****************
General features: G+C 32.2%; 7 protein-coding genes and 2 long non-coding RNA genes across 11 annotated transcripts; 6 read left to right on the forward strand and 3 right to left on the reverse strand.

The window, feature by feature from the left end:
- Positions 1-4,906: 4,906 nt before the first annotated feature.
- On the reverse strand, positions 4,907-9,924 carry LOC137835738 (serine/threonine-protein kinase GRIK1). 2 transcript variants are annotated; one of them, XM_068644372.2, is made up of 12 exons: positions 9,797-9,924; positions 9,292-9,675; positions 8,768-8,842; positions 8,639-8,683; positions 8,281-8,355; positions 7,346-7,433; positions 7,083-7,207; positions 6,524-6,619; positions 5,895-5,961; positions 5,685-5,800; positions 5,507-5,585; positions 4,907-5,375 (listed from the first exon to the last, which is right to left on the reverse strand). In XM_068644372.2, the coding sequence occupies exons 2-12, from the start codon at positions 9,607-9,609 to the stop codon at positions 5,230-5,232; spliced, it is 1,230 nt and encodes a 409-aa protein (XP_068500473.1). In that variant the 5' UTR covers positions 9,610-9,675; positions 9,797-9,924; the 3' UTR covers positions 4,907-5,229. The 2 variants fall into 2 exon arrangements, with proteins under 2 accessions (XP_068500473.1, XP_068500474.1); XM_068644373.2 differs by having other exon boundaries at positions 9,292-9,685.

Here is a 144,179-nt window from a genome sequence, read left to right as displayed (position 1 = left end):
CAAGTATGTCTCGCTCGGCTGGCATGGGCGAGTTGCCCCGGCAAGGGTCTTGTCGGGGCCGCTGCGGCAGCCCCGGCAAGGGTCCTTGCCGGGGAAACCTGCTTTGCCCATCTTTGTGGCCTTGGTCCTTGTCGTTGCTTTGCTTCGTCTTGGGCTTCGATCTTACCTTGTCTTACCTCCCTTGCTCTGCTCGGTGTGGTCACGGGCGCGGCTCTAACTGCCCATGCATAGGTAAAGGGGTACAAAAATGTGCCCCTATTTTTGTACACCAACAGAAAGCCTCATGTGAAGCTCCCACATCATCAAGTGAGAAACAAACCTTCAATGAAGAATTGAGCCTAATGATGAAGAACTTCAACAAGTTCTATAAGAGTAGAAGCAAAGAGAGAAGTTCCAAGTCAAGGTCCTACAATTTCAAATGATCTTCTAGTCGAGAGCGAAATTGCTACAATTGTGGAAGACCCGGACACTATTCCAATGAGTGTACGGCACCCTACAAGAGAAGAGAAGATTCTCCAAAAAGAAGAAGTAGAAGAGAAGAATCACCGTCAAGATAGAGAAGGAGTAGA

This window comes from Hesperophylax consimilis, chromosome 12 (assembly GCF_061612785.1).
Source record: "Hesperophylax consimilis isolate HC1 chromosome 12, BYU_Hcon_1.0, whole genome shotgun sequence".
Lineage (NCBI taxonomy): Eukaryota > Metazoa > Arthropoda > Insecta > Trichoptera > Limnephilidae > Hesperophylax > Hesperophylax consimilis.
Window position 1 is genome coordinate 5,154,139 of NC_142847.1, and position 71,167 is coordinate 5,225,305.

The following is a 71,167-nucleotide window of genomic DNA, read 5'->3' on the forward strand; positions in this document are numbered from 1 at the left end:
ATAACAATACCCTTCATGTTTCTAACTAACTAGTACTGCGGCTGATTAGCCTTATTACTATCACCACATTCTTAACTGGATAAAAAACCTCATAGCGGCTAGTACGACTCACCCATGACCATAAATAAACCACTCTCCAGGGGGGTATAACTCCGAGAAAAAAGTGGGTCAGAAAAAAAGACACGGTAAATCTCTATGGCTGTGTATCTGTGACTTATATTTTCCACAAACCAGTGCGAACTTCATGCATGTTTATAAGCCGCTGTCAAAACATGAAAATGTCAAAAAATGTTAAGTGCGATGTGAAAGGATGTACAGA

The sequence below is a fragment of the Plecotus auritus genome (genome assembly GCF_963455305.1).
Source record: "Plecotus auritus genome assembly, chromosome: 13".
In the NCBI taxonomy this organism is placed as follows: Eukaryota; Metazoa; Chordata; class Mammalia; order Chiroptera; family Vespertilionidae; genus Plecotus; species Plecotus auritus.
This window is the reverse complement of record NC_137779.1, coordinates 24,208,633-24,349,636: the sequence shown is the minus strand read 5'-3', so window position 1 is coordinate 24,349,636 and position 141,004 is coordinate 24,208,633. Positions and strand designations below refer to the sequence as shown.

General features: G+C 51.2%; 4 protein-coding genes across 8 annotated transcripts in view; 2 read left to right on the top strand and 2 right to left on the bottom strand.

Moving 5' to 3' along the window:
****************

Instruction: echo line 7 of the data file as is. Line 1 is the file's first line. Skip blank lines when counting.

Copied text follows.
This window comes from Hesperophylax consimilis, chromosome 12 (assembly GCF_061612785.1).